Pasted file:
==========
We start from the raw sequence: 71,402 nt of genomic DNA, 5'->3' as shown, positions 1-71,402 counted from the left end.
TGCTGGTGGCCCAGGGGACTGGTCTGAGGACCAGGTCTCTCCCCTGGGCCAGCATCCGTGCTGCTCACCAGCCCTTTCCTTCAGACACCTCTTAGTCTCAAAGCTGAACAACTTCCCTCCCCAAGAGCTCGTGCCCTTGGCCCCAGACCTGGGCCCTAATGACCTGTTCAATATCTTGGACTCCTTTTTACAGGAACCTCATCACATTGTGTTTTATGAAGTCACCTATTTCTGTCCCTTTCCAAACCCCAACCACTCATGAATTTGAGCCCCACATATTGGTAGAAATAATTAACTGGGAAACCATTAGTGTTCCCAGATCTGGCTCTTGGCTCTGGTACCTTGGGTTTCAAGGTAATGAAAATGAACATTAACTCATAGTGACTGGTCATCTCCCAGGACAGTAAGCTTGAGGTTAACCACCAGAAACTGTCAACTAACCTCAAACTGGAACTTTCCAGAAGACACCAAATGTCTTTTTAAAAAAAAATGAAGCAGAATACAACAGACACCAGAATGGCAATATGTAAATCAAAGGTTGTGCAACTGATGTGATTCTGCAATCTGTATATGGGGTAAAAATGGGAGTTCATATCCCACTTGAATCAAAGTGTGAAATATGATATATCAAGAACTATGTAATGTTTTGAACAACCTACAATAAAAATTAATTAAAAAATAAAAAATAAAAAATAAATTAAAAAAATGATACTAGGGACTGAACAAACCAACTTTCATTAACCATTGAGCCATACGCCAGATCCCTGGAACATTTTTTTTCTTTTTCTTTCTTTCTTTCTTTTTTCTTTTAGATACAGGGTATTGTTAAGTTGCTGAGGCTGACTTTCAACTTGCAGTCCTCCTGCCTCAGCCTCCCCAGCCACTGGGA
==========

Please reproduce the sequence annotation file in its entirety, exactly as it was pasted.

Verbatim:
We start from the raw sequence: 71,402 nt of genomic DNA, 5'->3' as shown, positions 1-71,402 counted from the left end.
TGCTGGTGGCCCAGGGGACTGGTCTGAGGACCAGGTCTCTCCCCTGGGCCAGCATCCGTGCTGCTCACCAGCCCTTTCCTTCAGACACCTCTTAGTCTCAAAGCTGAACAACTTCCCTCCCCAAGAGCTCGTGCCCTTGGCCCCAGACCTGGGCCCTAATGACCTGTTCAATATCTTGGACTCCTTTTTACAGGAACCTCATCACATTGTGTTTTATGAAGTCACCTATTTCTGTCCCTTTCCAAACCCCAACCACTCATGAATTTGAGCCCCACATATTGGTAGAAATAATTAACTGGGAAACCATTAGTGTTCCCAGATCTGGCTCTTGGCTCTGGTACCTTGGGTTTCAAGGTAATGAAAATGAACATTAACTCATAGTGACTGGTCATCTCCCAGGACAGTAAGCTTGAGGTTAACCACCAGAAACTGTCAACTAACCTCAAACTGGAACTTTCCAGAAGACACCAAATGTCTTTTTAAAAAAAAATGAAGCAGAATACAACAGACACCAGAATGGCAATATGTAAATCAAAGGTTGTGCAACTGATGTGATTCTGCAATCTGTATATGGGGTAAAAATGGGAGTTCATATCCCACTTGAATCAAAGTGTGAAATATGATATATCAAGAACTATGTAATGTTTTGAACAACCTACAATAAAAATTAATTAAAAAATAAAAAATAAAAAATAAATTAAAAAAATGATACTAGGGACTGAACAAACCAACTTTCATTAACCATTGAGCCATACGCCAGATCCCTGGAACATTTTTTTTCTTTTTCTTTCTTTCTTTCTTTTTTCTTTTAGATACAGGGTATTGTTAAGTTGCTGAGGCTGACTTTCAACTTGCAGTCCTCCTGCCTCAGCCTCCCCAGCCACTGGGA